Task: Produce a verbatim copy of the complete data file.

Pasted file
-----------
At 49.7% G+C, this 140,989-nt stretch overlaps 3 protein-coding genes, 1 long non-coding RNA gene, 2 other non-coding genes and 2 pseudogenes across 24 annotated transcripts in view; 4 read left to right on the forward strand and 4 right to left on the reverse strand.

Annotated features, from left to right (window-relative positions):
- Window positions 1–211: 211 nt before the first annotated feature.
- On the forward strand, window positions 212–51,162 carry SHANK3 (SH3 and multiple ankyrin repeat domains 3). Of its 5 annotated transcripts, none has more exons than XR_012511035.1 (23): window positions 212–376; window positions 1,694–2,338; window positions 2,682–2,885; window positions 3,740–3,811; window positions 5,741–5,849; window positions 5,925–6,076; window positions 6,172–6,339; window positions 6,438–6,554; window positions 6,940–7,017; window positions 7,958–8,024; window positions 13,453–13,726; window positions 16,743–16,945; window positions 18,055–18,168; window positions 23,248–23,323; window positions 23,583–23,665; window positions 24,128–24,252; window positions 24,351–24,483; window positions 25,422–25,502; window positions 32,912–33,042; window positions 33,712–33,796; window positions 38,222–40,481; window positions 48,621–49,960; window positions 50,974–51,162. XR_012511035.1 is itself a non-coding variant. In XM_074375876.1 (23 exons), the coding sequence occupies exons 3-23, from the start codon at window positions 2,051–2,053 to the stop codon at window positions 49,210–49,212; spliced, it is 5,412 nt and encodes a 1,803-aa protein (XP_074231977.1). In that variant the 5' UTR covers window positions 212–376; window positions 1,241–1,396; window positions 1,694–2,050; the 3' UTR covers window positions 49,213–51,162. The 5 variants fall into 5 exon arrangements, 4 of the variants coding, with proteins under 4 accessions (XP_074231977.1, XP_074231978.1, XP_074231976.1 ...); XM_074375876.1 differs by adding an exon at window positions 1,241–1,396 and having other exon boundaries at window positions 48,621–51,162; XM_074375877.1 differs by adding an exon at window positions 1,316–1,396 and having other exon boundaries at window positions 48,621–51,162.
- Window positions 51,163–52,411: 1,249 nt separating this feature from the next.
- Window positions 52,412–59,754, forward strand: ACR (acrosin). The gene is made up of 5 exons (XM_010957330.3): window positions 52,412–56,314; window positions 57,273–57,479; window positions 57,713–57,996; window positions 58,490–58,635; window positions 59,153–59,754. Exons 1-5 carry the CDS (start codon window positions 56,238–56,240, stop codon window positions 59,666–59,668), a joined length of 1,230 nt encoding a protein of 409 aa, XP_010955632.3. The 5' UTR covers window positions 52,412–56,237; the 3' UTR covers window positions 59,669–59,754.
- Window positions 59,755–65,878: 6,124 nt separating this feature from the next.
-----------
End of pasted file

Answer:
At 49.7% G+C, this 140,989-nt stretch overlaps 3 protein-coding genes, 1 long non-coding RNA gene, 2 other non-coding genes and 2 pseudogenes across 24 annotated transcripts in view; 4 read left to right on the forward strand and 4 right to left on the reverse strand.

Annotated features, from left to right (window-relative positions):
- Window positions 1–211: 211 nt before the first annotated feature.
- On the forward strand, window positions 212–51,162 carry SHANK3 (SH3 and multiple ankyrin repeat domains 3). Of its 5 annotated transcripts, none has more exons than XR_012511035.1 (23): window positions 212–376; window positions 1,694–2,338; window positions 2,682–2,885; window positions 3,740–3,811; window positions 5,741–5,849; window positions 5,925–6,076; window positions 6,172–6,339; window positions 6,438–6,554; window positions 6,940–7,017; window positions 7,958–8,024; window positions 13,453–13,726; window positions 16,743–16,945; window positions 18,055–18,168; window positions 23,248–23,323; window positions 23,583–23,665; window positions 24,128–24,252; window positions 24,351–24,483; window positions 25,422–25,502; window positions 32,912–33,042; window positions 33,712–33,796; window positions 38,222–40,481; window positions 48,621–49,960; window positions 50,974–51,162. XR_012511035.1 is itself a non-coding variant. In XM_074375876.1 (23 exons), the coding sequence occupies exons 3-23, from the start codon at window positions 2,051–2,053 to the stop codon at window positions 49,210–49,212; spliced, it is 5,412 nt and encodes a 1,803-aa protein (XP_074231977.1). In that variant the 5' UTR covers window positions 212–376; window positions 1,241–1,396; window positions 1,694–2,050; the 3' UTR covers window positions 49,213–51,162. The 5 variants fall into 5 exon arrangements, 4 of the variants coding, with proteins under 4 accessions (XP_074231977.1, XP_074231978.1, XP_074231976.1 ...); XM_074375876.1 differs by adding an exon at window positions 1,241–1,396 and having other exon boundaries at window positions 48,621–51,162; XM_074375877.1 differs by adding an exon at window positions 1,316–1,396 and having other exon boundaries at window positions 48,621–51,162.
- Window positions 51,163–52,411: 1,249 nt separating this feature from the next.
- Window positions 52,412–59,754, forward strand: ACR (acrosin). The gene is made up of 5 exons (XM_010957330.3): window positions 52,412–56,314; window positions 57,273–57,479; window positions 57,713–57,996; window positions 58,490–58,635; window positions 59,153–59,754. Exons 1-5 carry the CDS (start codon window positions 56,238–56,240, stop codon window positions 59,666–59,668), a joined length of 1,230 nt encoding a protein of 409 aa, XP_010955632.3. The 5' UTR covers window positions 52,412–56,237; the 3' UTR covers window positions 59,669–59,754.
- Window positions 59,755–65,878: 6,124 nt separating this feature from the next.